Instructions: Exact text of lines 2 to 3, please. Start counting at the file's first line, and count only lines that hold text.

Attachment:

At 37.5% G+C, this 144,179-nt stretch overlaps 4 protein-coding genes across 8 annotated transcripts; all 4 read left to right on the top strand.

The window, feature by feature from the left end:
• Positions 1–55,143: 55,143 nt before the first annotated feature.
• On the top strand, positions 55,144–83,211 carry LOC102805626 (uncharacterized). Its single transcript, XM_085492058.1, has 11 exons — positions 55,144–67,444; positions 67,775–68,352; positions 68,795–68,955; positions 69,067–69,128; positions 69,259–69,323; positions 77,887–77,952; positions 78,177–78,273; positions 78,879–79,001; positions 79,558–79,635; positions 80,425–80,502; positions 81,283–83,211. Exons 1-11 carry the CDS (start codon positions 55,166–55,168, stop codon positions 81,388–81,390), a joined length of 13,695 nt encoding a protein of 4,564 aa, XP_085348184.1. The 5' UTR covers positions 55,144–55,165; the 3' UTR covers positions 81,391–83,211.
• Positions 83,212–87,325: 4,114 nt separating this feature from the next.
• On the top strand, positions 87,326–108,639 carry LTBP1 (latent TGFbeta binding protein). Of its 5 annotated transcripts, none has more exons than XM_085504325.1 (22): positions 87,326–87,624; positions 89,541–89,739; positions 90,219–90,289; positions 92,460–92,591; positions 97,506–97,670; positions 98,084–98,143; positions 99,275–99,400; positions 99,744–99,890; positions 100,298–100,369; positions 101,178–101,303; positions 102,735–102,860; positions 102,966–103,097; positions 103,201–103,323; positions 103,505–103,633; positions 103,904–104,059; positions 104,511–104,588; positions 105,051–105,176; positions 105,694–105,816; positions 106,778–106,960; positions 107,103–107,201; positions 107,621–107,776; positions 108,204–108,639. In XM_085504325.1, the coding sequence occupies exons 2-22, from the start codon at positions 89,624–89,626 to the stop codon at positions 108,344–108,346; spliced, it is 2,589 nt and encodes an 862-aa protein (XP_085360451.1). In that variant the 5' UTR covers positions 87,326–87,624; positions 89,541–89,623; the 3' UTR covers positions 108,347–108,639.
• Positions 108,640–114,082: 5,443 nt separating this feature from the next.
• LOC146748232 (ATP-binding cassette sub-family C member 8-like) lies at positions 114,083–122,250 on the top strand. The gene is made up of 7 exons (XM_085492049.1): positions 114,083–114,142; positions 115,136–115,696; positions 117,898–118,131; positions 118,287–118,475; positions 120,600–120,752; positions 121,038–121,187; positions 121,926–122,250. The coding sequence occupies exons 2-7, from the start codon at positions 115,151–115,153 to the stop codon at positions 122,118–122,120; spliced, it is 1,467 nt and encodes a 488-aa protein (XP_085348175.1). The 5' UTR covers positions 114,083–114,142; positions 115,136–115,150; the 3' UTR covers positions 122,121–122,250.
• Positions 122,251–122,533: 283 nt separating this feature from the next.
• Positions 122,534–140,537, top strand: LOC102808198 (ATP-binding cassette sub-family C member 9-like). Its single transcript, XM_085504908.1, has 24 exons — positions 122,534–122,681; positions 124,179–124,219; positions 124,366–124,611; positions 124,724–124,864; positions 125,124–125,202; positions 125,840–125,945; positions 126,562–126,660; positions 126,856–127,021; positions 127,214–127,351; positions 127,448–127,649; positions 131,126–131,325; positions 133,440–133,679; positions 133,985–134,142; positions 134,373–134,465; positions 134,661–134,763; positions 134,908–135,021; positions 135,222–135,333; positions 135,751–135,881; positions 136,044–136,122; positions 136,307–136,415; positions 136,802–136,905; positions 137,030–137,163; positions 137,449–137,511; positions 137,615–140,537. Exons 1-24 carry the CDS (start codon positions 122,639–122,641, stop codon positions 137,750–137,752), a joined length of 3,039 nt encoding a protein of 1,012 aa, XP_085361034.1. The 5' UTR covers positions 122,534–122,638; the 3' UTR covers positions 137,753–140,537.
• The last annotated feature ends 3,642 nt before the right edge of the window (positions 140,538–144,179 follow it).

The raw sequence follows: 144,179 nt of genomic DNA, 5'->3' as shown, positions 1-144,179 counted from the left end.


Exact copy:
The window, feature by feature from the left end:
• Positions 1–55,143: 55,143 nt before the first annotated feature.